Feeds

IBM blades cut it for Giga

Which is nice

  • alert
  • submit to reddit

HP ProLiant Gen8: Integrated lifecycle automation

IBM's launch of high-end enterprise blade servers in Q3 has earned the thumbs up from analyst firm Giga.

Giga reckons that IBM's e-server BladeCenter by a "slim margin" to better recent high-end blade server announcements from Dell and what it believes Compaq (HP) will deliver. BladeCenter, like competitive offerings, is designed for mid-range applications or database servers, rather than lower-power edge services.

IBM's server blades "are the highest performance dual-CPU blades announced to date by a major vendor", it reckons. Giga gives IBM's blades the edge because of the presence of redundant Fibre Channel data paths and an embedded FC switch option for the chassis.

Each of IBM's blades will have a pair of 2.2GHz Intel Xeon-DP (Prestoria) processors with support for up to 8GB of memory. They use the same ServerWorks Grand Champion LE chip set found in many standard two-way rack mounted servers. They can be expected to have similar performance.

IBM will pack up to 14 blades in a 7U enclosure, as opposed to six blades in a 3U enclosure, the form factor favoured by Dell. Both set-ups offer 84 blades per 42U rack. Compaq is expected to ship high-end blade servers that give 56 blades per rack.

While this is less dense than Pentium III-based low-power blade servers from the likes of RLX Technologies or Fujitsu Siemens, it is 3.5 times the density offered by Egenera, the only other vendor currently shipping high-end Xeon DP blades.

However, although IBM has said it will ship four-way SMP blades next year, it cannot yet match Egenera capability in that department.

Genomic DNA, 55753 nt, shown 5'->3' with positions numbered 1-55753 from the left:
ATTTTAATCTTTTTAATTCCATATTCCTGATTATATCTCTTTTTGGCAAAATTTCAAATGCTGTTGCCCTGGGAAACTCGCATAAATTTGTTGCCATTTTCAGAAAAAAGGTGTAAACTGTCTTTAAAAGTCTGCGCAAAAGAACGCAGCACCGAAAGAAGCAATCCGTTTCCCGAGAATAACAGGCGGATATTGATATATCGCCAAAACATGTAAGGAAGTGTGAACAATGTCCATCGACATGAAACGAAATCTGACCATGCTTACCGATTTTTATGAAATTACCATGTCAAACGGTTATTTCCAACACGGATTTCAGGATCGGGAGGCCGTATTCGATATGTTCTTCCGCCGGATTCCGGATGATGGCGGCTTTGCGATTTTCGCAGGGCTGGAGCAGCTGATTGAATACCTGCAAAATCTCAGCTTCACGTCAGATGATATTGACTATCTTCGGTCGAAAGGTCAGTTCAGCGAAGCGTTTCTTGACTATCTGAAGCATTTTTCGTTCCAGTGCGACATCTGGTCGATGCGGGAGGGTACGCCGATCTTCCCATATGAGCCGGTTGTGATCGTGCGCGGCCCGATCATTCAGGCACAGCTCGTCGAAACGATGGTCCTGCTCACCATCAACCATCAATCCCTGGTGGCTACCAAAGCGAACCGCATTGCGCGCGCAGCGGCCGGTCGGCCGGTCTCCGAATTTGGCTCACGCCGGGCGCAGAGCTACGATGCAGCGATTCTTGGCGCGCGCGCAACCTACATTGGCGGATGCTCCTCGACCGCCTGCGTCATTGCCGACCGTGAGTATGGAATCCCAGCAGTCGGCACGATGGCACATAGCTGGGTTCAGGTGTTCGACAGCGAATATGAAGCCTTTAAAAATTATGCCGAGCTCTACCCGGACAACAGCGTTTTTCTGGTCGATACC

Although IBM is not providing too much information of its blade server plans, Giga reckons its roadmap will fork to provide 64-bit Itanium blades and denser IA32 blades, probably based on Intel's Gallatin processor, which is due to become available early next year. Gellatin processors will offer Xeon performance at substantially lower power consumption.

IBM may also introduce blade servers based on its Power processors, if it senses enough demand from its installed AIX customer base. ®

Reducing security risks from open source software

More from The Register

next story
Sysadmin Day 2014: Quick, there's still time to get the beers in
He walked over the broken glass, killed the thugs... and er... reconnected the cables*
Amazon Reveals One Weird Trick: A Loss On Almost $20bn In Sales
Investors really hate it: Share price plunge as growth SLOWS in key AWS division
Auntie remains MYSTIFIED by that weekend BBC iPlayer and website outage
Still doing 'forensics' on the caching layer – Beeb digi wonk
SHOCK and AWS: The fall of Amazon's deflationary cloud
Just as Jeff Bezos did to books and CDs, Amazon's rivals are now doing to it
BlackBerry: Toss the server, mate... BES is in the CLOUD now
BlackBerry Enterprise Services takes aim at SMEs - but there's a catch
The triumph of VVOL: Everyone's jumping into bed with VMware
'Bandwagon'? Yes, we're on it and so what, say big dogs
Carbon tax repeal won't see data centre operators cut prices
Rackspace says electricity isn't a major cost, Equinix promises 'no levy'
prev story

Whitepapers

Designing a Defense for Mobile Applications
Learn about the various considerations for defending mobile applications - from the application architecture itself to the myriad testing technologies.
Implementing global e-invoicing with guaranteed legal certainty
Explaining the role local tax compliance plays in successful supply chain management and e-business and how leading global brands are addressing this.
Top 8 considerations to enable and simplify mobility
In this whitepaper learn how to successfully add mobile capabilities simply and cost effectively.
Seven Steps to Software Security
Seven practical steps you can begin to take today to secure your applications and prevent the damages a successful cyber-attack can cause.
Boost IT visibility and business value
How building a great service catalog relieves pressure points and demonstrates the value of IT service management.